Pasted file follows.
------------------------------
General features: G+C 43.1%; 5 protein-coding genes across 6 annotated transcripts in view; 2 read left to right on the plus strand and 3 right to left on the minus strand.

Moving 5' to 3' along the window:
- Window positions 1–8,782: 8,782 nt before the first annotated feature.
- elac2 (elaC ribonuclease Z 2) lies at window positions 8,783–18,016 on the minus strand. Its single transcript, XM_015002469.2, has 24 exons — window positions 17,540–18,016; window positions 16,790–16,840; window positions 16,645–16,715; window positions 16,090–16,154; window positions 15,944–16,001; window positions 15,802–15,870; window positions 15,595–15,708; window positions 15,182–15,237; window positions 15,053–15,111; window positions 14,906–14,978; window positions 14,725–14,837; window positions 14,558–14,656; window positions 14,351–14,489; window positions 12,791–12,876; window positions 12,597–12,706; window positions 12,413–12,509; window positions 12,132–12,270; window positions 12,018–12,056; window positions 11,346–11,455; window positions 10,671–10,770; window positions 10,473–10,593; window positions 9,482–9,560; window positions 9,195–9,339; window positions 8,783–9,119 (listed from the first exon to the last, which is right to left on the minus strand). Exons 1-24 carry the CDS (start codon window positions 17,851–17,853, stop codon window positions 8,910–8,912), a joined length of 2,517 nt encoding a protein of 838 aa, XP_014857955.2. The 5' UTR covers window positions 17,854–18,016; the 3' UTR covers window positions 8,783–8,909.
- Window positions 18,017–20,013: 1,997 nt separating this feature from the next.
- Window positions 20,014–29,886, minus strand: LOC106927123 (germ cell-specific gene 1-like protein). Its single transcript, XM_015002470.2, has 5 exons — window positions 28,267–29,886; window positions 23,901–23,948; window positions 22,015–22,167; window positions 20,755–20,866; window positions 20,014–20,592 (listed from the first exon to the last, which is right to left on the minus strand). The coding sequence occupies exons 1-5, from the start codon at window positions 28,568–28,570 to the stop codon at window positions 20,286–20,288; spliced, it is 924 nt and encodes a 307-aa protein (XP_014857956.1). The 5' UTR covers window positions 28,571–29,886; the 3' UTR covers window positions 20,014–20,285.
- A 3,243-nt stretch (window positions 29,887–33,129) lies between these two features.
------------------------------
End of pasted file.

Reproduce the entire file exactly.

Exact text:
General features: G+C 43.1%; 5 protein-coding genes across 6 annotated transcripts in view; 2 read left to right on the plus strand and 3 right to left on the minus strand.

Moving 5' to 3' along the window:
- Window positions 1–8,782: 8,782 nt before the first annotated feature.
- elac2 (elaC ribonuclease Z 2) lies at window positions 8,783–18,016 on the minus strand. Its single transcript, XM_015002469.2, has 24 exons — window positions 17,540–18,016; window positions 16,790–16,840; window positions 16,645–16,715; window positions 16,090–16,154; window positions 15,944–16,001; window positions 15,802–15,870; window positions 15,595–15,708; window positions 15,182–15,237; window positions 15,053–15,111; window positions 14,906–14,978; window positions 14,725–14,837; window positions 14,558–14,656; window positions 14,351–14,489; window positions 12,791–12,876; window positions 12,597–12,706; window positions 12,413–12,509; window positions 12,132–12,270; window positions 12,018–12,056; window positions 11,346–11,455; window positions 10,671–10,770; window positions 10,473–10,593; window positions 9,482–9,560; window positions 9,195–9,339; window positions 8,783–9,119 (listed from the first exon to the last, which is right to left on the minus strand). Exons 1-24 carry the CDS (start codon window positions 17,851–17,853, stop codon window positions 8,910–8,912), a joined length of 2,517 nt encoding a protein of 838 aa, XP_014857955.2. The 5' UTR covers window positions 17,854–18,016; the 3' UTR covers window positions 8,783–8,909.
- Window positions 18,017–20,013: 1,997 nt separating this feature from the next.
- Window positions 20,014–29,886, minus strand: LOC106927123 (germ cell-specific gene 1-like protein). Its single transcript, XM_015002470.2, has 5 exons — window positions 28,267–29,886; window positions 23,901–23,948; window positions 22,015–22,167; window positions 20,755–20,866; window positions 20,014–20,592 (listed from the first exon to the last, which is right to left on the minus strand). The coding sequence occupies exons 1-5, from the start codon at window positions 28,568–28,570 to the stop codon at window positions 20,286–20,288; spliced, it is 924 nt and encodes a 307-aa protein (XP_014857956.1). The 5' UTR covers window positions 28,571–29,886; the 3' UTR covers window positions 20,014–20,285.
- A 3,243-nt stretch (window positions 29,887–33,129) lies between these two features.